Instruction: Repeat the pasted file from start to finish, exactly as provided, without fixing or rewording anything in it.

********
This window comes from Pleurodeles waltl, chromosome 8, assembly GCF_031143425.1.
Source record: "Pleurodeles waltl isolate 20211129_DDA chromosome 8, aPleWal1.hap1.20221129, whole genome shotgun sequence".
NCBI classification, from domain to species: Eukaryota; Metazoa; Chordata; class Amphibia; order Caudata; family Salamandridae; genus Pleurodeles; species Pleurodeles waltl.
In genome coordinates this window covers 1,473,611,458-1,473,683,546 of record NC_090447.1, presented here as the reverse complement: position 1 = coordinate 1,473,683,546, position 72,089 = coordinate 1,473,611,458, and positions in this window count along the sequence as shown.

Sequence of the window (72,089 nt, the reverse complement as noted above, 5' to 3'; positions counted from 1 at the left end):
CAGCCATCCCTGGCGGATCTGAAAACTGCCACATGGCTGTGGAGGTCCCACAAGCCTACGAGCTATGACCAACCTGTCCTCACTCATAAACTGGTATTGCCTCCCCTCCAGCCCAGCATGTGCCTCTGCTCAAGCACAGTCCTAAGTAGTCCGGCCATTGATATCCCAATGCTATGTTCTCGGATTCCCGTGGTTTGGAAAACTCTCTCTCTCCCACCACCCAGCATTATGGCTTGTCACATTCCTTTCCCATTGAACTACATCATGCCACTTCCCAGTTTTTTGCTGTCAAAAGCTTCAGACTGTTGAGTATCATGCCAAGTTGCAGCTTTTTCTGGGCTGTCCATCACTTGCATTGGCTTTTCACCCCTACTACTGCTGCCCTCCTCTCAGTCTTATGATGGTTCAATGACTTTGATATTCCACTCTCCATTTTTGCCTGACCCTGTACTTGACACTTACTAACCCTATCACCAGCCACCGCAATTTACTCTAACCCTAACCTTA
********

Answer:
This window comes from Pleurodeles waltl, chromosome 8, assembly GCF_031143425.1.
Source record: "Pleurodeles waltl isolate 20211129_DDA chromosome 8, aPleWal1.hap1.20221129, whole genome shotgun sequence".
NCBI classification, from domain to species: Eukaryota; Metazoa; Chordata; class Amphibia; order Caudata; family Salamandridae; genus Pleurodeles; species Pleurodeles waltl.
In genome coordinates this window covers 1,473,611,458-1,473,683,546 of record NC_090447.1, presented here as the reverse complement: position 1 = coordinate 1,473,683,546, position 72,089 = coordinate 1,473,611,458, and positions in this window count along the sequence as shown.

Sequence of the window (72,089 nt, the reverse complement as noted above, 5' to 3'; positions counted from 1 at the left end):
CAGCCATCCCTGGCGGATCTGAAAACTGCCACATGGCTGTGGAGGTCCCACAAGCCTACGAGCTATGACCAACCTGTCCTCACTCATAAACTGGTATTGCCTCCCCTCCAGCCCAGCATGTGCCTCTGCTCAAGCACAGTCCTAAGTAGTCCGGCCATTGATATCCCAATGCTATGTTCTCGGATTCCCGTGGTTTGGAAAACTCTCTCTCTCCCACCACCCAGCATTATGGCTTGTCACATTCCTTTCCCATTGAACTACATCATGCCACTTCCCAGTTTTTTGCTGTCAAAAGCTTCAGACTGTTGAGTATCATGCCAAGTTGCAGCTTTTTCTGGGCTGTCCATCACTTGCATTGGCTTTTCACCCCTACTACTGCTGCCCTCCTCTCAGTCTTATGATGGTTCAATGACTTTGATATTCCACTCTCCATTTTTGCCTGACCCTGTACTTGACACTTACTAACCCTATCACCAGCCACCGCAATTTACTCTAACCCTAACCTTA